Sixteen dancers from Citydance’s Conservatory have been invited to perform in King In Our Midst, the National Cathedral’s annual celebration honoring Dr. Martin Luther King, Jr. on Monday, January 16 at 2pm. The annual event pays tribute to King, through service projects, interfaith dialogue, and performances that represent Washington’s rich musical and dance heritage.
“Dr. King asked us to be guardians of people, and of truth and beauty and justice. CityDance will honor these ideals through a presentation that is serene, yet powerful and that reflects the peaceful determination of Dr. Martin Luther King, Jr. in his struggles for all of us to rise above the mundane and embrace the highest principles of truth,” said Lorraine Spiegler, CityDance’s Artistic Director of Studio Education.
Under Ms. Spiegler’s direction, the CityDance Conservatory dancers will perform with singers from School Without Walls Senior High School Concert Choir, which is led by Ms. Joan Moten. The piece will be performed to Michael Jackson’s “Heal the World,” with original choreography by Zac Norten. The dancers performing are Marissa Ajamian, Kelsey Anderson, Taryn Bailey, Gabby David, Alexandra Grayson, Samara Green, Alona Guseva, Kiara Hill, Colleen Hoerle, Katie Koegel, Matthew McLaughlin, Dana Pajarillaga, Kevin Pajarillaga, Julia Schwalb, Ginna Semmes and Adin Walker.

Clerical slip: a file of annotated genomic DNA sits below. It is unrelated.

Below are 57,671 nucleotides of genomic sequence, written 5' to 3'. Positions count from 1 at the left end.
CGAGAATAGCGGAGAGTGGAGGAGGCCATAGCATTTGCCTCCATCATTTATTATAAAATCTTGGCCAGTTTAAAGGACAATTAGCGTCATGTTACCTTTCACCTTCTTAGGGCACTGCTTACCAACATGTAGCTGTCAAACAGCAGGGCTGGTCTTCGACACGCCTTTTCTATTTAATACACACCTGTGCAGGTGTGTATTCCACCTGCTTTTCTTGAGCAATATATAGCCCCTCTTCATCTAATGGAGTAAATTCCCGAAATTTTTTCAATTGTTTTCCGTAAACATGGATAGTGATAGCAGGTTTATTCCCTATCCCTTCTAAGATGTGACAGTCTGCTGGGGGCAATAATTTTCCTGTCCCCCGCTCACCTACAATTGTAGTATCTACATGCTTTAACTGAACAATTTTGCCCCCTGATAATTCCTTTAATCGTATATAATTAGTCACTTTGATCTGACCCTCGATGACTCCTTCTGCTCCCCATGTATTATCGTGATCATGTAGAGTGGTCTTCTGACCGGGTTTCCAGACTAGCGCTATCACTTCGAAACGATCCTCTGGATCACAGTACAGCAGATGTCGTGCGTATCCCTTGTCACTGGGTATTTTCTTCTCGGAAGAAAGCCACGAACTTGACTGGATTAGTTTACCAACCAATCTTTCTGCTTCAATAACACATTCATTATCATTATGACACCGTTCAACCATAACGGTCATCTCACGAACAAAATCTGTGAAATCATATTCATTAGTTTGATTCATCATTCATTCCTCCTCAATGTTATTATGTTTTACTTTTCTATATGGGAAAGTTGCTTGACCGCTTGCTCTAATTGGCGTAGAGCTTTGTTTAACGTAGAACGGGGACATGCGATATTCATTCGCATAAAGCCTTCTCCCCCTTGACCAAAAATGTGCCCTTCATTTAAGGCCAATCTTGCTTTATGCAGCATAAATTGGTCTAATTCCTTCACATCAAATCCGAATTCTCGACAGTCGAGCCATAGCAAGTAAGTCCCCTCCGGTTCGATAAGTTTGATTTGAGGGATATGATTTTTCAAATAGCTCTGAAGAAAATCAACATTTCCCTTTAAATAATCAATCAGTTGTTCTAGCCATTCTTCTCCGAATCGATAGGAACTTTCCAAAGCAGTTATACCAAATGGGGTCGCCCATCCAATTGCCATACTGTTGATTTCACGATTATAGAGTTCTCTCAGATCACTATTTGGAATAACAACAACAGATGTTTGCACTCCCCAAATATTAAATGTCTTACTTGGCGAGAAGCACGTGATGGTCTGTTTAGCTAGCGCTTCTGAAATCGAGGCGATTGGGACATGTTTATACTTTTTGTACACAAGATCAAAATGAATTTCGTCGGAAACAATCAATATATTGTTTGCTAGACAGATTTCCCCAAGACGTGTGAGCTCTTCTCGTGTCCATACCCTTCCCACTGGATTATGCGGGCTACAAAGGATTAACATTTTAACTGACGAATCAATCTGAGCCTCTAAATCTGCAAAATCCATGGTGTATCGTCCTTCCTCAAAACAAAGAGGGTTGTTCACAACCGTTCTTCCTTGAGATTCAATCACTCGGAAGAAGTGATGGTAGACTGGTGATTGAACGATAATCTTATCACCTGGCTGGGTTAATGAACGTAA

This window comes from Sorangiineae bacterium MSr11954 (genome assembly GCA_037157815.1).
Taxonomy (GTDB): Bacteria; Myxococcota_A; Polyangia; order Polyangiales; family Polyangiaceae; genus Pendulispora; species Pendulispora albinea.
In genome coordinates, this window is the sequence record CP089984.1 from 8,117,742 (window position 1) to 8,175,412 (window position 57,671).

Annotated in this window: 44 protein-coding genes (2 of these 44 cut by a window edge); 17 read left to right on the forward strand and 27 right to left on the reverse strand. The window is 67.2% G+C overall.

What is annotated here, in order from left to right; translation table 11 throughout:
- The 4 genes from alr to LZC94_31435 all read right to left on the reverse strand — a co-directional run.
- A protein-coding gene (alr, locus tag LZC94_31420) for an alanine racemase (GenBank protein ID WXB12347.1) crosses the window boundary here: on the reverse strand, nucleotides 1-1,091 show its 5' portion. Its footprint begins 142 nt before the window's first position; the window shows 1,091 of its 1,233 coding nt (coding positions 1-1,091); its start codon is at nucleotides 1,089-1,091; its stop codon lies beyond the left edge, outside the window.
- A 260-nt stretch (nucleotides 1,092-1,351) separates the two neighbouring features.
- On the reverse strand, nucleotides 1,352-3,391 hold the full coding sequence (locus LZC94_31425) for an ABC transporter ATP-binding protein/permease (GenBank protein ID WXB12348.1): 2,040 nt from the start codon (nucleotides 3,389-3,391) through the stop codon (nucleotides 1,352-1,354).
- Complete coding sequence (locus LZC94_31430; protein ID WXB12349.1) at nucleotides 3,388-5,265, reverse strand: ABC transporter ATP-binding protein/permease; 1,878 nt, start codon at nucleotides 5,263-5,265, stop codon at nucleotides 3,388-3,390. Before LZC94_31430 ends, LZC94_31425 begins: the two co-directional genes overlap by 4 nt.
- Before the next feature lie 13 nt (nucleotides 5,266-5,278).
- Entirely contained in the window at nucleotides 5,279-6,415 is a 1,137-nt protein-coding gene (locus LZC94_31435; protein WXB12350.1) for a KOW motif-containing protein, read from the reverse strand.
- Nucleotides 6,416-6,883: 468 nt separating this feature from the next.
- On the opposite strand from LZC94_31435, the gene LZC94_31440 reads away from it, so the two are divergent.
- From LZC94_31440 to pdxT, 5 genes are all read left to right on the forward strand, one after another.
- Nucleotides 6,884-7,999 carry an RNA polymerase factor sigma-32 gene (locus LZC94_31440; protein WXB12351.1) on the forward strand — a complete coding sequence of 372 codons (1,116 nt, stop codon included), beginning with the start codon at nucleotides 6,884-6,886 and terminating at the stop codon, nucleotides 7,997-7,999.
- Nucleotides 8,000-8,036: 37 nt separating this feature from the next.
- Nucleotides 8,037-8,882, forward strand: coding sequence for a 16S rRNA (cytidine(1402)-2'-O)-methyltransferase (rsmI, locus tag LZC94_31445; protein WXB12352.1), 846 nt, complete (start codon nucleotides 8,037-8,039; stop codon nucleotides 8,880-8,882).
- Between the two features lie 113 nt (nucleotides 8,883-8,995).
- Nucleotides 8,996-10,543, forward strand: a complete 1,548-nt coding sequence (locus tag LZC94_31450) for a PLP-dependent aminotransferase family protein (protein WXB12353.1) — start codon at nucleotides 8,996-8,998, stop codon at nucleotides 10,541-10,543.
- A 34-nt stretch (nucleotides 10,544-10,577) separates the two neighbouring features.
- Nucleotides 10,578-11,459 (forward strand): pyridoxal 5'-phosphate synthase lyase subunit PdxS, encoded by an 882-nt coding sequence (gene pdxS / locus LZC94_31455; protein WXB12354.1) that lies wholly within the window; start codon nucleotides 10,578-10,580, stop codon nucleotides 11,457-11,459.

Spiegler also commented, “CityDance’s participation in the National Cathedral King In Our Midst program is our recognition and celebration of Dr. King’s life and mission to achieve equality and justice for all, is one with which we feel centrally aligned, as we have a truly integrated student body–socio-economically, racially and internationally.”
In addition to CityDance, this year, featured groups such as Malcolm X Dancers & Drummers, St. Augustine Gospel Choir, poet Tony Keith, Urban Nation H.I.P.—H.O.P. Choir, and WPAS Children of the Gospel Choir, will also “rock the nave” from 2 to 4 pm.
The Cathedral’s yearly celebration of King’s legacy has expanded over the years to include service projects and interfaith dialogue around the city during the first half of the day that culminate in the afternoon musical event. This event comes nearly 43 years after Dr. King preached what would be his last Sunday sermon from the Cathedral’s Canterbury Pulpit. He was killed in Memphis only four days later.
People from all walks of life will come together to sing, dance and celebrate the legacy of faith and service left by Dr. Martin Luther King Jr. Short interfaith reflections will be offered in several faith traditions by Buddhist, Jewish and Christian participants during the program.
The afternoon performance will be free and open to the public; attendees are asked to bring a non-perishable canned food item or a new children’s book for admittance. A coat and winter clothing drive is also planned.
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